Mushroom People are a Germany-based brotherly duo that crafts engaging and colorful pop music. The two brothers, Dean and Dustin Bremerich, formerly played in rock bands before a fascination with electronic music arose in recent years. They formed Mushroom People this past November with that emerging influence in mind. “Time Lapse” is the first single from their eponymous new album, released on 3/17 -
With an infectious stuttering vocal sample, culled from a sample of Thrice’s “Artist in the Ambulance”, the hook on "Time Lapse" emerges seamlessly. Effervescent twinkles just prior to the two-minute mark help assemble a stellar bridge, leading back into the vocal sample-laden hook, which touts dance-laden appeal and an electro-pop shimmer. The vocals during the verses pack a more anthemic rock-based feel, which makes the successful electronic incorporation welcoming and effective.
The vocals are performed by London singer-songwriter Mike Wyatt, though he prefers to stay anonymous, because the different kind of genre might confuse his audience. Another fun fact: the harp in the second verse is played by the grandfather of the Mushroom People brothers. Also, the lyrics are inspired by Mark Twain's 'The Adventures of Tom Sawyer'.
Magdalena Bay is a pop duo comprised of Mica Tenenbaum (songwriting and vocals) and Matthew Lewin (songwriting and production). After being in both a prog-rock band and a relationship together throughout high school, the couple went to college in different states, causing and abrupt end to their musical and romantic relationship. Now, after two years apart, Matthew and Mica are reunited under Magdalena Bay, driven by a passion for creating crafty and electrifying pop music.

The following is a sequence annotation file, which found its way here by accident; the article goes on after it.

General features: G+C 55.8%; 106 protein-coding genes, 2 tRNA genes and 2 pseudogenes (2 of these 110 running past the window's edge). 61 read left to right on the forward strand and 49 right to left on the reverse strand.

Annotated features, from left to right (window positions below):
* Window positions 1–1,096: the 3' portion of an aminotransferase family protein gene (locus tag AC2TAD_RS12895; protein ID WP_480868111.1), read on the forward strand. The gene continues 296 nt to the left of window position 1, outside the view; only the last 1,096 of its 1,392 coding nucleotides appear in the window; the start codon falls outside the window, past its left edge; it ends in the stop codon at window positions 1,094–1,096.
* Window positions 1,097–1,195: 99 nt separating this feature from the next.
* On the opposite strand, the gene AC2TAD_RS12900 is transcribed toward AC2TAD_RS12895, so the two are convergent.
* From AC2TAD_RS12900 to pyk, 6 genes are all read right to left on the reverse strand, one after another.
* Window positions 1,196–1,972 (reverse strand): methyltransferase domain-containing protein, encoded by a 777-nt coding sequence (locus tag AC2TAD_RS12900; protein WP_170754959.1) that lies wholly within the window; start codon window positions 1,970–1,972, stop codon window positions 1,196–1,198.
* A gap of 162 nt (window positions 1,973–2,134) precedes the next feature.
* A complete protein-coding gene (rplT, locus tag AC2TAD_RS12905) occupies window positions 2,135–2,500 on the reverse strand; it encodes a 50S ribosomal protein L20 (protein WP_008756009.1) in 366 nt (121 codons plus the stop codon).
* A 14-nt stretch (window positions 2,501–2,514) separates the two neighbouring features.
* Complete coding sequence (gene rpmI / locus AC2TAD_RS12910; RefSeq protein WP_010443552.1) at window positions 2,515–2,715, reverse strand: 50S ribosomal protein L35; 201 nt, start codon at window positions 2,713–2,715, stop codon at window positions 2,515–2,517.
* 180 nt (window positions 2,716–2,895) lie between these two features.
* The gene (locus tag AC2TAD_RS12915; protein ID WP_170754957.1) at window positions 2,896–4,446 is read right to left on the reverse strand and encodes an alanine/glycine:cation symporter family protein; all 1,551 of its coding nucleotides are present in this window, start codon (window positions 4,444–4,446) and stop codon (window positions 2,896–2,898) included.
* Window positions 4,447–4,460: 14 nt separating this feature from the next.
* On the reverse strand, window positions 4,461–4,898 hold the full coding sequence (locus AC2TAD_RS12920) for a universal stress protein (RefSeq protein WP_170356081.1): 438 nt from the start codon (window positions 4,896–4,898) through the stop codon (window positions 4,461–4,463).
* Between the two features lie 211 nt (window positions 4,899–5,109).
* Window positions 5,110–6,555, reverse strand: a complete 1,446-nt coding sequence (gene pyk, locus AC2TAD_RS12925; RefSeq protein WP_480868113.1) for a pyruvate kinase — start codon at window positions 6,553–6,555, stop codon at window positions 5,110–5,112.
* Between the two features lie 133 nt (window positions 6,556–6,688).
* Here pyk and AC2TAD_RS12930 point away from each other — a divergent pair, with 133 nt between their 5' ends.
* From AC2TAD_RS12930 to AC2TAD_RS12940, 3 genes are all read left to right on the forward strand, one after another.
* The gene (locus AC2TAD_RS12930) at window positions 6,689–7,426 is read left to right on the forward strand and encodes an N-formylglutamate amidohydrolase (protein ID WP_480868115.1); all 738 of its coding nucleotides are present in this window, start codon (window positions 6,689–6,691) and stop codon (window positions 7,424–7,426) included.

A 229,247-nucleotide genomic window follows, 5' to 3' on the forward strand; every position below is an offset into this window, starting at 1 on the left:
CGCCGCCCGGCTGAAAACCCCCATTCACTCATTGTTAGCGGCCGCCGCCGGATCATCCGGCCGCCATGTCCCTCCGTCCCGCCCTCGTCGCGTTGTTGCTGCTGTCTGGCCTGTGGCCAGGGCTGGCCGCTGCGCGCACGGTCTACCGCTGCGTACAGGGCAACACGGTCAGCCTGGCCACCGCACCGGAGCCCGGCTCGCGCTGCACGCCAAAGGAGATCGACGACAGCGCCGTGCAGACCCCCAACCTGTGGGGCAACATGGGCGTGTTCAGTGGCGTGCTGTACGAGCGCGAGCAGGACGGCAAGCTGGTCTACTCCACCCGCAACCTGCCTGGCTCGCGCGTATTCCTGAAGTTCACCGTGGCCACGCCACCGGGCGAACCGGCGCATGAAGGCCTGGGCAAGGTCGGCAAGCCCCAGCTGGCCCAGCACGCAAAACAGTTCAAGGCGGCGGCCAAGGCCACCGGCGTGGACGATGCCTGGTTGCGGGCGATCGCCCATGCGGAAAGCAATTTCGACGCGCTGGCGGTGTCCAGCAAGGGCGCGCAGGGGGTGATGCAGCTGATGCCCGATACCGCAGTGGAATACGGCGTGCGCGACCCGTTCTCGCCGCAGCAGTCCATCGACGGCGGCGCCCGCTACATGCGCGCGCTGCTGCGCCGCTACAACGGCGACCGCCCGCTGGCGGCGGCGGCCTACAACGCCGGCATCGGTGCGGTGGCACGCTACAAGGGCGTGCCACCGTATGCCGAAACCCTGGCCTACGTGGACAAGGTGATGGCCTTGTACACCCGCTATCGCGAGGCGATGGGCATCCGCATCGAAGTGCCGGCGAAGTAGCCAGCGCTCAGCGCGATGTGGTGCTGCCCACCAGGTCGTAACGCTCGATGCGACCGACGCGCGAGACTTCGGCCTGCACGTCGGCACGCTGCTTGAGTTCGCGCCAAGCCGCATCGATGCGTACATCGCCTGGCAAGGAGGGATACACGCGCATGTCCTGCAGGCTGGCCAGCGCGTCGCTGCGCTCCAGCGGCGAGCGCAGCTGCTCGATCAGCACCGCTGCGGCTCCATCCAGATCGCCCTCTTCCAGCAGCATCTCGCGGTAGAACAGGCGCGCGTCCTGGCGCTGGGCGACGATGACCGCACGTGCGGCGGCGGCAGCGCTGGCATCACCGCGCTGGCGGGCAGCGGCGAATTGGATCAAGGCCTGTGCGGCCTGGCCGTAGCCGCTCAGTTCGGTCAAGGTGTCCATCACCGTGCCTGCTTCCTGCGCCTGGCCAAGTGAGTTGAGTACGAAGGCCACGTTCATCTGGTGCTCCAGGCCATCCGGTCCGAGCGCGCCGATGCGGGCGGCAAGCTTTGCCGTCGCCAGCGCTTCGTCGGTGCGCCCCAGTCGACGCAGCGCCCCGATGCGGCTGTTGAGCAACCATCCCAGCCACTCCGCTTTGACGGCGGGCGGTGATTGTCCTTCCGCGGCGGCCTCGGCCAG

"Set Me Off" is a shot of pop adrenaline to the heart, a breakup song that's wistful yet energetic. It pokes fun at the inescapable reminiscing that happens after every breakup.
Ontario based electro project DAVIDS premiere “Crown of Burrs. The song propels forward with a combination of industrial grooves and rock riffs, while the vocals arrive from a new wave nightmare. ‘Crown of Burrs’ is a song that is perpetually building and it races to an elevated height.
"The inspiration for “Crown of Burrs” came after a long night of indigestion, caused by a Reuben sandwich of questionable freshness that I’d purchased at a roadside kiosk just outside of Birtle, Manitoba in August 1998. At one point I was vomiting with such ferocity out of the back of the camper that I heard an audible POP! in my spine. I lost consciousness. When I finally came to the bass line for the song was already in my mind, and it looped there for the remainder of the trip. Once I’d gotten home and dropped off the last of the scout troop I barricaded myself in the makeshift studio I’d cobbled together in a dumpster behind the local Giant Tiger. 19 years later I emerged, finished track in hand, with a pet rat that I’d taught to speak. His name is Brad and we are quite happy. Enjoy the song. Thank you. "
Michaela May 's new video was shot around a wind farm in the desert, finds her abandoned after a tough breakup. Left alone, she had to come to terms with the dissolution. The scenes play a perfect counterpoint to the upbeat, 80s influenced pop of You & I. Gorgeously shot, the video shows the resilience it takes when faced with a difficult situation.
“You & I” is my most vulnerable track to date and one of my favorites from my upcoming debut EP. It’s about being blindsided by the ultimate betrayal by your partner. "
These Are Truly The Last Days is a musical project with a driven experimental twist. Their music blurs the lines between various genres, including ambient, electronica, glitch hop, and more. The project’s self-titled studio effort features 11 studio tracks.
Crafting a concept album is an incredibly difficult task. Tying together a cohesive narrative across a record’s worth of songs isn’t just daunting, it’s an endeavour that even some of the industry’s finest have failed to do memorably. This task, however, becomes notably more difficult when you’re dealing in the abstract via instrumental soundscapes. That is what Chronotope Project, the moniker of composer Jeffrey Ericson Allen, attempts to do with his latest project, ‘Ovum.’